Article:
Wells Fargo Advisor Ranks Fall by More Than 1,200

October 2021

By Andrew Welsch

Wells Fargo has a lot fewer advisors than it did a year ago: 1,241 fewer to be precise.

The firm has struggled with advisor attrition in recent years, losing talent both to retirement as well as to the competition. The company counted 12,552 advisors at the end of the third quarter, down from 13,793 for the same period last year, according to Wells Fargo’s quarterly earnings report. That’s also down from 15,086 advisors Wells Fargo had for the third quarter of 2016, when a fake accounts scandal rocked the bankcost it billions of dollars, set off a series of regulatory investigations and actions that ultimately led to the departure of several top executives.

Charles W. Scharf took over as CEO in 2019, and has attempted to turn the page on Wells Fargo’s past.

“We are a different bank than we were several years ago, and we run the company with greater efficiency, great transparency, and operating discipline,” he said during the company’s third-quarter earnings call. “We have a new leadership team: Fifteen of 18 operating committee members are now new to their roles.”

The bank posted a 59% year-over-year increase in profits, with net income hitting $5.1 billion.

Net income for the firm’s wealth and investment management business also rose, increasing 38% to $579 million for the quarter. The company attributed a 10% rise in revenue to expense discipline and earning higher asset-based fees as market valuations rose.

Total client assets of $2.1 trillion were up 13% year over year, but down 2% from the prior quarter. Morgan Stanley , which also issued earnings the same day, reported client assets of $4.629 trillion, up 62% from the year-ago period and up 2% from the prior quarter.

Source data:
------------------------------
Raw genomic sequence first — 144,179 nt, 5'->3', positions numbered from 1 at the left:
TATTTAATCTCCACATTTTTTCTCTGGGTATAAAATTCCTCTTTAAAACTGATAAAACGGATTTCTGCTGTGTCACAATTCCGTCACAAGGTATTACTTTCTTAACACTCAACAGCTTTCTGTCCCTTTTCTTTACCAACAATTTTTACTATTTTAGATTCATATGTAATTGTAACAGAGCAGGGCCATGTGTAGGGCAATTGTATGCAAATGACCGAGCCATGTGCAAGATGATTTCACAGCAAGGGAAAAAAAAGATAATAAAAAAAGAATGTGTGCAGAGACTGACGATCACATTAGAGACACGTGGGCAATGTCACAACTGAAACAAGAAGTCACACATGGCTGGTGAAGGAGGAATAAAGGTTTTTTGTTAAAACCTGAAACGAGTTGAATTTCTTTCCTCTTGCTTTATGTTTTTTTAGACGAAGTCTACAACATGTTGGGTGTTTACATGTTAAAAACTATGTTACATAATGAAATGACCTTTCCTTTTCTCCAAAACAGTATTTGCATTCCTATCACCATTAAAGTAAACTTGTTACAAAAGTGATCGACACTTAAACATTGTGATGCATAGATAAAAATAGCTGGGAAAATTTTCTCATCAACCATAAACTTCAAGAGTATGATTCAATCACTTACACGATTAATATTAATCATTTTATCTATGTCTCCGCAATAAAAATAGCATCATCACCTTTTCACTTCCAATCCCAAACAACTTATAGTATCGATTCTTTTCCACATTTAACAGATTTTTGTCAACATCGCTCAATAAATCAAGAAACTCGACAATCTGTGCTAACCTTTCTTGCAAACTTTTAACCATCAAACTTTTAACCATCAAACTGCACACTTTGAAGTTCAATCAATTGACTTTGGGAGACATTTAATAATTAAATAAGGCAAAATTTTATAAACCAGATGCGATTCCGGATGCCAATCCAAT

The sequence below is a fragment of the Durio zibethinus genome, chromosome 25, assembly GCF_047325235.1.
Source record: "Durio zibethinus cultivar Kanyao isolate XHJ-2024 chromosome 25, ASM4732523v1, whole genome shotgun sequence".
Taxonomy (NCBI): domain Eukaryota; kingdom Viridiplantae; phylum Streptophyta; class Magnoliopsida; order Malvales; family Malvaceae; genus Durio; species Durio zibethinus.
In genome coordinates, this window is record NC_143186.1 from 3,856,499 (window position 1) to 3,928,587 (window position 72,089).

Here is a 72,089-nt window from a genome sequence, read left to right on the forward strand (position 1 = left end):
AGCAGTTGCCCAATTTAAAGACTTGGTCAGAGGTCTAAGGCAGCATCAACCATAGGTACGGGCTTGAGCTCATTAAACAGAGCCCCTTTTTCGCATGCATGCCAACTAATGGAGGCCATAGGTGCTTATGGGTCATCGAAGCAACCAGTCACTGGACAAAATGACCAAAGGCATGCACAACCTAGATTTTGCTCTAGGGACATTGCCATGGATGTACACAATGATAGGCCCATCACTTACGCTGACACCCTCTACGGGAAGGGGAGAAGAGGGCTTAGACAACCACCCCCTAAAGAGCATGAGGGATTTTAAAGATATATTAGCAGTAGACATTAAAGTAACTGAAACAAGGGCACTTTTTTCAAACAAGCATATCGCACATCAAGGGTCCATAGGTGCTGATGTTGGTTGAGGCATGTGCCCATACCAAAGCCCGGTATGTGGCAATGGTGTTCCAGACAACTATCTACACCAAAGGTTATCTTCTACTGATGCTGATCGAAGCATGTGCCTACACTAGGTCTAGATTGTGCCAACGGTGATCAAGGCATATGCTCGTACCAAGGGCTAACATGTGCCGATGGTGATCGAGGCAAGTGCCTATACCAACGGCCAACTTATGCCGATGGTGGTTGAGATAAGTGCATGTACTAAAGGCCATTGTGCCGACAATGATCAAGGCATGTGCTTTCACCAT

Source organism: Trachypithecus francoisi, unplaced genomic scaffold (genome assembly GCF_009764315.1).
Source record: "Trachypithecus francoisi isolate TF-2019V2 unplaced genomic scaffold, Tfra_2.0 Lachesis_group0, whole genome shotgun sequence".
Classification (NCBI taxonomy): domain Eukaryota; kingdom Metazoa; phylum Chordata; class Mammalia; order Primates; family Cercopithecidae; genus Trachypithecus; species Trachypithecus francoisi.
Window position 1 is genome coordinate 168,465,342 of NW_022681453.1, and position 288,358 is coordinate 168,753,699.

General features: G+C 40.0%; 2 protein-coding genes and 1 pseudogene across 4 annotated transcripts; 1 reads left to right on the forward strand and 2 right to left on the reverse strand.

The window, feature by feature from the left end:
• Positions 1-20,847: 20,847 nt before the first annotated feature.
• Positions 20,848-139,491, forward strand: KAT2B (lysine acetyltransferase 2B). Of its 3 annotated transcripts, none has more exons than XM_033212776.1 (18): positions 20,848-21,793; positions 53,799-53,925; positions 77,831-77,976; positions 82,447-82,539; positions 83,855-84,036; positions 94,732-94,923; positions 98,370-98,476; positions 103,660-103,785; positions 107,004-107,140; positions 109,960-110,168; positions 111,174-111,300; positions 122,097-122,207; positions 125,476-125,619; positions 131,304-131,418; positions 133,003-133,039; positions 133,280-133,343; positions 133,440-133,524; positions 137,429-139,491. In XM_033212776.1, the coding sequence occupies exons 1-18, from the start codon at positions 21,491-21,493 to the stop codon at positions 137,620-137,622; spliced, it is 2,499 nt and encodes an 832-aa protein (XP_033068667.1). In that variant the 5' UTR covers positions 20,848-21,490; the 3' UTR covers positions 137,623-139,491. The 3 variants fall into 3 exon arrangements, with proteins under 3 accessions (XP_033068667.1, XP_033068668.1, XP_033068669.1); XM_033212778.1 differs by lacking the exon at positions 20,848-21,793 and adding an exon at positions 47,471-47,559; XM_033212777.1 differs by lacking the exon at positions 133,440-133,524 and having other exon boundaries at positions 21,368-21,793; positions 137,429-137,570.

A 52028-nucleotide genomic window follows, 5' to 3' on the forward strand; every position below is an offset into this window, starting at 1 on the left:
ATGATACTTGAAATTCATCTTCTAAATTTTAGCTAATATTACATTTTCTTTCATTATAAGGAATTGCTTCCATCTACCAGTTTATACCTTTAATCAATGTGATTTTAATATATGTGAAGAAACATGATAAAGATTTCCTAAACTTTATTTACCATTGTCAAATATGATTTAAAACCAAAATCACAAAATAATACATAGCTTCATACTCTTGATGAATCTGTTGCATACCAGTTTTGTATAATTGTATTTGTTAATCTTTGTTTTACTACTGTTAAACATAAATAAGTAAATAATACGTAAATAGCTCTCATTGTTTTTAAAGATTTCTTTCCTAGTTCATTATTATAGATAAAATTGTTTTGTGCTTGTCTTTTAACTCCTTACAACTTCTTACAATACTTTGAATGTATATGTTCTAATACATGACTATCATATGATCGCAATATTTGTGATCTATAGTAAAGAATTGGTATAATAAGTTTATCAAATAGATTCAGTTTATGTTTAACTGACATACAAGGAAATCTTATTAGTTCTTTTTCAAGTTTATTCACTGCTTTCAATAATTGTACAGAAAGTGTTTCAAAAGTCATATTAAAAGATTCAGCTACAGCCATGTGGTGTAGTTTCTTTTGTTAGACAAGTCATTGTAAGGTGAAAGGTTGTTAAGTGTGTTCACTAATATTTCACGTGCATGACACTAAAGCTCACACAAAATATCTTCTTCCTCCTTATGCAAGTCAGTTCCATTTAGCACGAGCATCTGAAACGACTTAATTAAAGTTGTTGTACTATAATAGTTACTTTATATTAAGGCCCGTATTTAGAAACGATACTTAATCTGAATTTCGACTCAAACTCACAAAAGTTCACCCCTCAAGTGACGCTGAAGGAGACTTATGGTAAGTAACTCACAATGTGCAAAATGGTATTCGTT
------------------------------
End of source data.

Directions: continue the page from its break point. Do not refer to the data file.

Wells Fargo’s wealth management unit includes its traditional wirehouse brokerage business as well as its private bank and independent broker-dealer. The unit offers brokerage services, financial planning, banking, credit, and other services to high-net-worth and ultrahigh-net-worth clients.

The company recently ceased serving international wealth management clients; advisors who served that clientele have decamped for other rivals, such as Snowden Lane Partners. Wells Fargo has lost some advisors to other competitors. For instance, Stifel Financial said Oct. 14 that it had hired Steve Seiler, an advisor who spent nearly 23 years at Wells Fargo. He oversaw $267 million in Overland Park, Kan.

Wells Fargo has strived to replenish its ranks through recruiting, picking up some notable hires of its own, such as an $800 million team from UBS.

A company representative said that advisor productivity, at $1.141 million per advisor, is up 21% from the previous year, that attrition has slowed since last quarter, and that the firm’s recruiting pipeline remains strong.

“This represents the last significant quarter of international advisor departures,” the representative said. “We also experienced retirements along with some departures from both Wells Fargo Advisors (WFA) and the Private Bank. At the same time, we saw an increase in hiring momentum this quarter with an influx of million-dollar producers joining in channels across WFA.”

During the earnings call, Scharf said that Wells Fargo’s multiple channels may help it attract advisor talent. It’s also exercising expense discipline, he said, adding that the firm is currently “rationalizing” its real estate footprint.

Furthermore, it sees opportunities to expand its bank branch advisor network and other wealth management businesses. “I think we feel that we have underinvested in the online piece and the independent [advisor] piece for sure,” he said.


About Snowden Lane Partners

Snowden Lane is a nationally branded, open-architecture, hybrid registered investment advisor and
broker-dealer that provides wealth advisory services to high net-worth individuals, families, and
institutional clients.

Snowden Lane is led by an experienced team of industry executives, including Lyle LaMothe, Chairman
of the Board of Managers, Rob Mooney, Managing Partner & CEO, and Greg Franks, Managing Partner,
President & COO, who are dedicated to building a client-focused, nationally branded, boutique wealth
advisory partnership.

Snowden Lane is headquartered in New York City and operates an SEC registered investment adviser
and a broker-dealer. Snowden Lane provides a multi-custodian, multi-currency platform, with
aggregated performance reporting and leading analytical tools for clients and advisors. It further
provides full operational, finance, compliance, human resources, and financial advisor transition support
to its financial advisors.

For more information about Snowden Lane, please visit www.snowdenlane.com.

Kevin Santo
Water & Wall